Active in defense of the environment, we stopped chemical companies injecting toxic wastes into underground aquifers, proved that cancer rates were higher around chemical industry facilities, and showed that vegetarian nursing mothers had far fewer chlorinated hydrocarbons like PCBs in their breast milk. We sued the Nuclear Regulatory Commission, asking that nuclear power in the U.S. be shutdown. The case went to the Supreme Court twice, and resulted in significant safety improvements.

Many visitors asked about the place of women in our community. Stephen’s partner, Ina May, was number two in The Farm hierarchy, followed by the midwives. The “Bank Lady” handled all our finances, and women held a number of other important positions. Women’s sense of care and sensitivity were traits of the community valued by all of us.

The kids soon numbered half our population. Raising them was a joint effort. They were given much more freedom than we had, racing around bareback on ponies and horses from an early age, hanging out at the swimming hole, or exploring the surrounding forests. Reeling them in when school was in session took some doing. Sometimes it seemed we were too permissive, but many of the 2nd generation have become amazing adults.

The Farm was a very creative scenius. Our midwives delivered more than 2000 babies with statistics far superior to hospital births. Their book, “Spiritual Midwifery” still sells well. In 2011, Ina May, received The Right Livelihood Award for her work in advancing midwifery. Her acceptance speech illustrates the need for moving from a Modern paternalistic technological approach to child birthing to one based on Post Modern Consciousness.
Our prevention based Primary Health Care system, which also served many from a nearby Amish community, was a model for more enlightened systems today. Our walk-in clinic was staffed by people with various degrees of training so that our two MD’s didn’t have to handle everything. We exhibited three different solar powered systems at the 1982 World Fair. One was a solar powered car. Our 10 room passive solar school was visited by school officials from all over the world. We developed a radiation detector that fits in your shirt pocket, as well as the Doppler fetuscope, the first non-invasive tool for determining the condition of a child in the womb. Our experience with and books on a vegetarian diet and tofu and tempeh cookery have been very influential.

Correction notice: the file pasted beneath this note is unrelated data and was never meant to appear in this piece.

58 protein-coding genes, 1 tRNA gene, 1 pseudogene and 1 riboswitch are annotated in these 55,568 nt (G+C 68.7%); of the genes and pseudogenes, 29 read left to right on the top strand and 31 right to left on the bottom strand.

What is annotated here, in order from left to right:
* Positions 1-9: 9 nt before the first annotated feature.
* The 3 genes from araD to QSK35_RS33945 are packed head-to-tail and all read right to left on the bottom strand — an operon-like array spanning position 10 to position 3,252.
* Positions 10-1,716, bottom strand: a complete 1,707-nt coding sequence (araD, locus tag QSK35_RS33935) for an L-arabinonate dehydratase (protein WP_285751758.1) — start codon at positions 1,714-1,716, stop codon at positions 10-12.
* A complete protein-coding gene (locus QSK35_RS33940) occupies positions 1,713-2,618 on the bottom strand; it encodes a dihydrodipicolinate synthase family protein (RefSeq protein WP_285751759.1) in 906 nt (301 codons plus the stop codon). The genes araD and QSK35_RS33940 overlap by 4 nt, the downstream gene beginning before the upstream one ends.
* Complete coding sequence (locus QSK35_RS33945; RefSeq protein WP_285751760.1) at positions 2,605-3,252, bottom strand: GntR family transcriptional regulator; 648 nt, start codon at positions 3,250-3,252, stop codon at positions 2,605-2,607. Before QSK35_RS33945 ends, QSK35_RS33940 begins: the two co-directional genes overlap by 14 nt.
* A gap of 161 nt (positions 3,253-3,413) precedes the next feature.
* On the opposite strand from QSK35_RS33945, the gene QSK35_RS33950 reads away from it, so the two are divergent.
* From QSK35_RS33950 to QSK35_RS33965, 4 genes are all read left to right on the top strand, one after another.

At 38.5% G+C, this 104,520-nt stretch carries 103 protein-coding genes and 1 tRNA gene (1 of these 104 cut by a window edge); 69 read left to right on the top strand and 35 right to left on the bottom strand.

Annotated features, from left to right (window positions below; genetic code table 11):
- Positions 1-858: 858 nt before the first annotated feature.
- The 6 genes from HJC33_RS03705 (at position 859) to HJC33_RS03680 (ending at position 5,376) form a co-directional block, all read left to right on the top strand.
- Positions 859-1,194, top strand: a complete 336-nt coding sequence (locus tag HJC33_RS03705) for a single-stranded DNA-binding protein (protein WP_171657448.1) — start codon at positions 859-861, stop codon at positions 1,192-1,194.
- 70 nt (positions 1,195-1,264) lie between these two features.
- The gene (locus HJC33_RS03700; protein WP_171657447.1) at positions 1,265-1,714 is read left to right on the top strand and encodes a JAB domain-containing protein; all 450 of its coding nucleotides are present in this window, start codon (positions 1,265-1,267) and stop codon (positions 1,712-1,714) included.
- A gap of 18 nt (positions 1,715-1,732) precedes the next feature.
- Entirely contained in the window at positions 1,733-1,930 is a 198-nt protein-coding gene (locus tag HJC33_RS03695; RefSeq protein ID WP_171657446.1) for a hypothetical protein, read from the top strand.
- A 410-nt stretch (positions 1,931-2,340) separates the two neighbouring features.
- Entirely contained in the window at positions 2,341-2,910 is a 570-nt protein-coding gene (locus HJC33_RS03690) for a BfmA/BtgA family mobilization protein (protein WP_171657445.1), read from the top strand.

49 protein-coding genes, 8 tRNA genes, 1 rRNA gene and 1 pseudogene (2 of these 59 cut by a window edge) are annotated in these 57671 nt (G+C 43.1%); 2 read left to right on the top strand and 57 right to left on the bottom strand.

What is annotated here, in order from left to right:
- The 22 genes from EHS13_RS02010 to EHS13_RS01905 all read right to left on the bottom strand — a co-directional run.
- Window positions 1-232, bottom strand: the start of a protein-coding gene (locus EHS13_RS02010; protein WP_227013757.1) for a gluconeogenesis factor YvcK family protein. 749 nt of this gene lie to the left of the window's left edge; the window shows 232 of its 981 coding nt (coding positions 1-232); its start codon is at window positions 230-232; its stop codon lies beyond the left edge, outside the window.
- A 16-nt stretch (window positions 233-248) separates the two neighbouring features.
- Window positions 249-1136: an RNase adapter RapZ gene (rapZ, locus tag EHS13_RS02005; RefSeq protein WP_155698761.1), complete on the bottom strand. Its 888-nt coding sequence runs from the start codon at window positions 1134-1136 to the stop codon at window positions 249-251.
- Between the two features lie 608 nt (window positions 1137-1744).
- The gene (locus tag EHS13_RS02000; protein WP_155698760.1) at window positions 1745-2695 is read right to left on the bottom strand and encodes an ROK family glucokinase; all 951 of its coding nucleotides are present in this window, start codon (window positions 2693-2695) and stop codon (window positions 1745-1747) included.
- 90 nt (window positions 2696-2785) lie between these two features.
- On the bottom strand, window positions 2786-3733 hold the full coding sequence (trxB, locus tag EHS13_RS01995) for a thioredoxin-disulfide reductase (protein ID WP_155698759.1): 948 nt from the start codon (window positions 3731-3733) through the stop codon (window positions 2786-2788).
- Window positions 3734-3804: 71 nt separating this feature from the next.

The first dozen years were all about expansion, but things changed and a contraction began. Money, or the lack of it, was a big part of the cause. In the late 70’s, against the advice of the farming crew, Stephen, who held some notion of feeding the world, pressed for a large expansion of the farming operation including 300 acres in Florida. Bad weather resulted in the community going into debt by $250,000. This led to a confrontation between Stephen and the farming crew and ultimately to some of the crew leaving the community. Already in deep poverty, the debt was a lot to carry.
Community members became more active in the business aspects of our life. As the population in Tennessee moved above 1000, it became more difficult to know and feel connected to everyone. A stronger sense of individualism began to emerge in some quarters. Should we use alcohol, became a rather divisive issue. The “changeover” came in 1983 when it was decided that collectivism wasn’t working and that everyone had to earn their own money. This precipitated a mass exodus since most people were unable to make a living while still at the rurally situated Farm.

Today, though just a shadow of the former paradise that was, The Farm is still an impressive community. There are nearly 200 residents living cooperatively in much improved housing with a number of strong businesses in operation. There are groups of former residents scattered around North America, some even sharing the same piece of land. There is also a community online. Many are still working for the sake of the whole.

It is often difficult to attribute a given cultural characteristic to any particular source, but the intense development of the new culture in The Farm community and its influential contacts with so many of those ready to evolve out of modernism, make clear The Farm’s important contribution to Post Modern Culture.